The history of Baker Chapel African Methodist Episcopal Church is a very beautiful and colorful one.    Since its humble inception in 1908, this congregation and its founders have overcome myriad obstacles; they could not have envisioned the modern day Baker Chapel as a leading congregation in African Methodism.
 
The Reverend  Henry Baker and seven other persons met at 301 East Rosedale Street in south Fort Worth, Texas (present site of Baker Funeral Home),  setting in motion a fledgling organization that would in time be recognized and accepted into the Northeast Texas Conference.  Reverend Henry Baker was a local preacher at Allen Chapel AME Church when the church began; he and others left in a protest over assessments.   He served as its initial pastor for three years before moving on.  Because of his courage and spiritual perseverance, the young congregation selected the name “Baker Mission” to honor their leader.
 
  Reverend Gault succeeded him as Pastor; he inspired the membership as the spirit of God continued to prevail during his three years of service.  Under the leadership of the Reverend J.P. Lynn, whose tenure covered a period of five years, property at location 1050 East Humbolt Street was purchased.  Also during this period, was recognized as a Station Charge under the name of Baker Chapel A.M.E. Church, an everlasting credit to Reverend Henry Baker and his descendants.  Shortly thereafter, a tabernacle (a temporary structure situated in the peach orchard) was erected as a place of worship.
 
With the coming of the Reverend N.W. Whitmire, the growing congregation needed to secure a lodging of its own for its pastoral family.  In keeping with the Discipline of African Methodist Church, these loyal members under the leadership of their progressive Pastor purchased their first parsonage in the 1400 block of Dreiss Street.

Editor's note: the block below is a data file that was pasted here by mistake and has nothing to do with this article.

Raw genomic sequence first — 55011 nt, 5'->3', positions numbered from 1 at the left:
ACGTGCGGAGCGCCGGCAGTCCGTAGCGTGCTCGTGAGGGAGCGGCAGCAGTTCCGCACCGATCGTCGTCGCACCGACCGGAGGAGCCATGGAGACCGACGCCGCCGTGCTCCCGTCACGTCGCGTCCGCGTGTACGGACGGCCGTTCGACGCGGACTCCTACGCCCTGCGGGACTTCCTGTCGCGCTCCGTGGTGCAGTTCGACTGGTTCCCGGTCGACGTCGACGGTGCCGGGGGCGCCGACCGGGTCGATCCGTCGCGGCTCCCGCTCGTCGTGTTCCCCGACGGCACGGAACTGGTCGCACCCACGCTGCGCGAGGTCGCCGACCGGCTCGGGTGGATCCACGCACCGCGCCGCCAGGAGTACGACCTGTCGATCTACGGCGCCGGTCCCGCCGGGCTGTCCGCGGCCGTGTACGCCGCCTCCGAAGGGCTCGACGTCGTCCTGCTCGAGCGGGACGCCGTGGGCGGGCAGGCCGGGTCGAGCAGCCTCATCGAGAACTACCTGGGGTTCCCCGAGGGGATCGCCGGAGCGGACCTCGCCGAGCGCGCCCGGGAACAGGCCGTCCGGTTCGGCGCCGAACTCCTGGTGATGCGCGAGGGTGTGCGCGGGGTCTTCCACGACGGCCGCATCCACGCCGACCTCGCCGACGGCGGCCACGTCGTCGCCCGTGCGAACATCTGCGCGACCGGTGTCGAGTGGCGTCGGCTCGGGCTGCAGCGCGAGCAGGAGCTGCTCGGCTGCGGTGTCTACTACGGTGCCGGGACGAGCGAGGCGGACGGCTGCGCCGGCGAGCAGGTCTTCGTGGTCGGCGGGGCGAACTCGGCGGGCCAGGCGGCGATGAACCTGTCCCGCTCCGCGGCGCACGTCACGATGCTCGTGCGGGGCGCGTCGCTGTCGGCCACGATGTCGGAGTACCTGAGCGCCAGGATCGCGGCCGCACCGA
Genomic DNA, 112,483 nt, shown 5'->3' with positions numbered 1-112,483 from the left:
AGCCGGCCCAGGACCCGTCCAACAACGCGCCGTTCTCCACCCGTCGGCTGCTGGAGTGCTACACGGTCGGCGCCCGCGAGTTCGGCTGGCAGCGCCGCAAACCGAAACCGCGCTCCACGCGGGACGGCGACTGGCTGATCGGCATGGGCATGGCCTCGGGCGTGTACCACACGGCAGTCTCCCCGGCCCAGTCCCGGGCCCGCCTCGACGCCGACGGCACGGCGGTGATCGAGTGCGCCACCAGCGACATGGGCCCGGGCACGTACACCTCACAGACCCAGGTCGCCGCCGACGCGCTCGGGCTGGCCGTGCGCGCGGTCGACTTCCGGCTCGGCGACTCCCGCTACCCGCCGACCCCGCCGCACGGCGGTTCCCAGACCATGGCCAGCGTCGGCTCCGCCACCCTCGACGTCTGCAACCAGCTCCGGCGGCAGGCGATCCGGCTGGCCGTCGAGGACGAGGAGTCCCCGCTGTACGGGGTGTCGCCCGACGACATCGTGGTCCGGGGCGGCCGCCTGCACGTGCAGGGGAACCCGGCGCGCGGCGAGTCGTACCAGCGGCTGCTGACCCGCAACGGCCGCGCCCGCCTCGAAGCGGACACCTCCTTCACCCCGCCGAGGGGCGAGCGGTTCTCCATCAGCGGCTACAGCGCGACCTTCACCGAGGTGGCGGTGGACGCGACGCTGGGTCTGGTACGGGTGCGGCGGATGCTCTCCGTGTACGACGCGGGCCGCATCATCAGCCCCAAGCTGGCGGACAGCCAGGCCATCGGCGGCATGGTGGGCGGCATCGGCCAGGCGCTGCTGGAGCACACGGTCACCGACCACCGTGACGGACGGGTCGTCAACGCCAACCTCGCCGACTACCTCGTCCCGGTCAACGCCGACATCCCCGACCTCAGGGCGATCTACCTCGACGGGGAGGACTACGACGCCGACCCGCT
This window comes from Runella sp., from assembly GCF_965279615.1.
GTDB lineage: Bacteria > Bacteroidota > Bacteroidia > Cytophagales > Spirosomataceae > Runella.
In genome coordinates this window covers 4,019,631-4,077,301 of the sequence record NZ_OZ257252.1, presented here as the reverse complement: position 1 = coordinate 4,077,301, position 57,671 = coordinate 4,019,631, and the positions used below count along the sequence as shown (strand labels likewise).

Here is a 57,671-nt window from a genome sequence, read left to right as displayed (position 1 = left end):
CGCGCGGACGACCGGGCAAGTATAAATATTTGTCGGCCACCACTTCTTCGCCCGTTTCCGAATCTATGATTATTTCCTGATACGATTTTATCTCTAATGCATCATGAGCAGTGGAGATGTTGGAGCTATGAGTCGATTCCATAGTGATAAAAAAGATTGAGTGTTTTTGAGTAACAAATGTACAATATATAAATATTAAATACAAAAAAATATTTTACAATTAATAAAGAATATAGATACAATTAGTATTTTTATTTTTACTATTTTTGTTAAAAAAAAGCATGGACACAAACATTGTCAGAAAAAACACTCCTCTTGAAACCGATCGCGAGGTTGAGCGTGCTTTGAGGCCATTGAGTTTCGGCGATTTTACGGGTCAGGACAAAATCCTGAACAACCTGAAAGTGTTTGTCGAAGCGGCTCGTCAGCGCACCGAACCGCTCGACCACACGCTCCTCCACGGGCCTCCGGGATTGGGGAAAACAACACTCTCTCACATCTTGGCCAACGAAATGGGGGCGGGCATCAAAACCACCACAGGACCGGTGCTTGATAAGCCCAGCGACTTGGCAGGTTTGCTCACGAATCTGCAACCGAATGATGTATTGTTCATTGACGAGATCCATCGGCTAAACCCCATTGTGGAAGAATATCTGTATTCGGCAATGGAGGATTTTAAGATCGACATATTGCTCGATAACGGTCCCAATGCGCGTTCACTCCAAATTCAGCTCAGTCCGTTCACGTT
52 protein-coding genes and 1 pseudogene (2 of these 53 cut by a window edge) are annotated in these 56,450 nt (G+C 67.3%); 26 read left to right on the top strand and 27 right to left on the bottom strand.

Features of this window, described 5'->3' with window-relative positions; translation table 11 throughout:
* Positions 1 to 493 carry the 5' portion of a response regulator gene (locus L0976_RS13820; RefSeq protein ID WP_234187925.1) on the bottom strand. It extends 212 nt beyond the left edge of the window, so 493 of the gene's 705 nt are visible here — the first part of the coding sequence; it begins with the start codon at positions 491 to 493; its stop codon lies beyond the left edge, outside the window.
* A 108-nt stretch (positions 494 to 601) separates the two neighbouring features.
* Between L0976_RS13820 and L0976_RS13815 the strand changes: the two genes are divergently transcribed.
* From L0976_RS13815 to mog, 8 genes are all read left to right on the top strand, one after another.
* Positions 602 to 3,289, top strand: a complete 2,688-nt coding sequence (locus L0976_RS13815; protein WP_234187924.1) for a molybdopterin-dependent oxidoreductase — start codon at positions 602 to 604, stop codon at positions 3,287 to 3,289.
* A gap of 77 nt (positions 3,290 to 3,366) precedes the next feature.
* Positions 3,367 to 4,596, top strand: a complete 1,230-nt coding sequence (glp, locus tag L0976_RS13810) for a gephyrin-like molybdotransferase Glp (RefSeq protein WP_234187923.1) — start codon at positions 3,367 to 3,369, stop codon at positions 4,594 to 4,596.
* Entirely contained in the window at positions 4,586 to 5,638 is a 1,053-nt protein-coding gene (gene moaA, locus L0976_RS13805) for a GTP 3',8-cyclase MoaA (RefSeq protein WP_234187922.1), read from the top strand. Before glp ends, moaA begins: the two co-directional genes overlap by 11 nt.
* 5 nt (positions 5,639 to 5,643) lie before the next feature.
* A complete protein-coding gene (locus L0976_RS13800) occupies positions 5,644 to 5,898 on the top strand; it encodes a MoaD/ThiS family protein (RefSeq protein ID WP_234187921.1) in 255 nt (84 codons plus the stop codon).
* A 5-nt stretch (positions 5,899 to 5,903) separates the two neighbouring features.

The tabernacle soon outlived its usefulness. This growing congregation began to plan for building an edifice that would be credit to the denomination, the community, and above all God whom they served.  This building was to reflect the dignity and pride of a congregation bent on setting examples of Christian benevolence for those who must take up the cross after them.   Dr. Richmond C. Walker led the congregation in the building the first unit and also in relocating to a larger Parsonage at Pulaski and Illinois.

In order to add a second floor to the church, sizeable mortgage indebtedness had to be liquidated.  This task was tackled by the newly assigned pastor:  Reverend A. R. Nelson was given the charge by Bishop George B. Young. His tenure extended over a period of ten years.    He paid off the mortgage indebtedness, built the second unit and completely furnished it.  The entrance ceremony was held September 19, 1949.    The following pastors succeeded him for short tenures: Reverends Thomas L. Clement, Louis Calvin Browning, and W.E. Greene.

The Reverend L.C. Young succeeded   Rev.  Greene.  During his pastorate the congregation began negotiating for relocation of the parsonage to 1037 E. Morningside Drive.    Under the leadership of the Rev. L. D. Bennett, Baker Chapel realized this dream.    Reverend L. D.  Bennett passed on to his reward from the Manse.

In August 1964,   Reverend A.C. Johnson was appointed to serve the remainder of the conference year.  The congregation joined hands with their new pastor and entertained the North Texas Annual Conference.  At the close of that meeting, the Reverend Johnson was re-appointed to the Baker Chapel Church as its Pastor.  His administration covered a period of eleven the years and three months.  He led the church in improving its financial system, burning the mortgage and renovation of the Sanctuary which was completed in 1970.  Rev. Johnson retired in 1975.

Following the superannuating of Reverend A.C. Johnson, Rev. A.W. Harvey, a veteran of many years, was assigned as Pastor in 1975.  During the nineteen months of his administration, the church progressed and became a part of the community activities with the emphasis on “self-improvement.”  Pastor Harvey died in 1977, leaving the congregation without a shepherd.  For six months the Rev. I.G. Greene, Presiding Elder of Fort Worth District, assisted by the Rev. A.H. Forbes, Sr. gave the church supervision.